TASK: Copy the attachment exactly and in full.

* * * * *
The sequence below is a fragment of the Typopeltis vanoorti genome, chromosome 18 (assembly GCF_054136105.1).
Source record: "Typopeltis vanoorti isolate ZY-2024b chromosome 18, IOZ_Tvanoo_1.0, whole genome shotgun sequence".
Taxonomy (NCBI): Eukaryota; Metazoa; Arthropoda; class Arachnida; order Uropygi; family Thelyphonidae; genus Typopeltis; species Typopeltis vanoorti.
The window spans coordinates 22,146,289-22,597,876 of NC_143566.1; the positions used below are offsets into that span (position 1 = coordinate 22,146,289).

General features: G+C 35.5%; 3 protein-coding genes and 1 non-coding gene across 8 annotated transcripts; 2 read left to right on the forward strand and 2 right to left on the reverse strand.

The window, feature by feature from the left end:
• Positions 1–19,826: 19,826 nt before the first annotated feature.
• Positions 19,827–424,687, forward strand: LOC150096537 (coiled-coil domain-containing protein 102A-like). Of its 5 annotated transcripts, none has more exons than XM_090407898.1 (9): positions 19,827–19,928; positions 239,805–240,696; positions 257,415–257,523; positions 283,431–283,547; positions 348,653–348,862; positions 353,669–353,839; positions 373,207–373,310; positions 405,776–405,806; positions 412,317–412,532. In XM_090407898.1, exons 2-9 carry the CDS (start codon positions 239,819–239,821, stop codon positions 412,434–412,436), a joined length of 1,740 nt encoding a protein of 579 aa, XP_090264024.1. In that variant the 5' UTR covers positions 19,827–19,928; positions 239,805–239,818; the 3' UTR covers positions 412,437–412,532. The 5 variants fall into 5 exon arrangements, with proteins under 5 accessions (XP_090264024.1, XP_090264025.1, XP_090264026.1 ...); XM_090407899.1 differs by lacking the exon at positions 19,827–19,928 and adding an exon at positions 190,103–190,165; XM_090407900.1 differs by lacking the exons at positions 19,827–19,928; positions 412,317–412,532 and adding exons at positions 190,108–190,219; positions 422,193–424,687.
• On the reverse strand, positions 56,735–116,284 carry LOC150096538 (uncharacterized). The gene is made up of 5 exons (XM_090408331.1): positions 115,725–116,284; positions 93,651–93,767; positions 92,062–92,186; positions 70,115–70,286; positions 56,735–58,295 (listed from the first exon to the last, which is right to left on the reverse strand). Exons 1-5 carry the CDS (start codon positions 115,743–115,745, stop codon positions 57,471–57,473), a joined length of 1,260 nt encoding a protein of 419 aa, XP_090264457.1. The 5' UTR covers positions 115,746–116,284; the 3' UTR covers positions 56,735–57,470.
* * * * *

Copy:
The sequence below is a fragment of the Typopeltis vanoorti genome, chromosome 18 (assembly GCF_054136105.1).
Source record: "Typopeltis vanoorti isolate ZY-2024b chromosome 18, IOZ_Tvanoo_1.0, whole genome shotgun sequence".
Taxonomy (NCBI): Eukaryota; Metazoa; Arthropoda; class Arachnida; order Uropygi; family Thelyphonidae; genus Typopeltis; species Typopeltis vanoorti.
The window spans coordinates 22,146,289-22,597,876 of NC_143566.1; the positions used below are offsets into that span (position 1 = coordinate 22,146,289).

General features: G+C 35.5%; 3 protein-coding genes and 1 non-coding gene across 8 annotated transcripts; 2 read left to right on the forward strand and 2 right to left on the reverse strand.

The window, feature by feature from the left end:
• Positions 1–19,826: 19,826 nt before the first annotated feature.
• Positions 19,827–424,687, forward strand: LOC150096537 (coiled-coil domain-containing protein 102A-like). Of its 5 annotated transcripts, none has more exons than XM_090407898.1 (9): positions 19,827–19,928; positions 239,805–240,696; positions 257,415–257,523; positions 283,431–283,547; positions 348,653–348,862; positions 353,669–353,839; positions 373,207–373,310; positions 405,776–405,806; positions 412,317–412,532. In XM_090407898.1, exons 2-9 carry the CDS (start codon positions 239,819–239,821, stop codon positions 412,434–412,436), a joined length of 1,740 nt encoding a protein of 579 aa, XP_090264024.1. In that variant the 5' UTR covers positions 19,827–19,928; positions 239,805–239,818; the 3' UTR covers positions 412,437–412,532. The 5 variants fall into 5 exon arrangements, with proteins under 5 accessions (XP_090264024.1, XP_090264025.1, XP_090264026.1 ...); XM_090407899.1 differs by lacking the exon at positions 19,827–19,928 and adding an exon at positions 190,103–190,165; XM_090407900.1 differs by lacking the exons at positions 19,827–19,928; positions 412,317–412,532 and adding exons at positions 190,108–190,219; positions 422,193–424,687.
• On the reverse strand, positions 56,735–116,284 carry LOC150096538 (uncharacterized). The gene is made up of 5 exons (XM_090408331.1): positions 115,725–116,284; positions 93,651–93,767; positions 92,062–92,186; positions 70,115–70,286; positions 56,735–58,295 (listed from the first exon to the last, which is right to left on the reverse strand). Exons 1-5 carry the CDS (start codon positions 115,743–115,745, stop codon positions 57,471–57,473), a joined length of 1,260 nt encoding a protein of 419 aa, XP_090264457.1. The 5' UTR covers positions 115,746–116,284; the 3' UTR covers positions 56,735–57,470.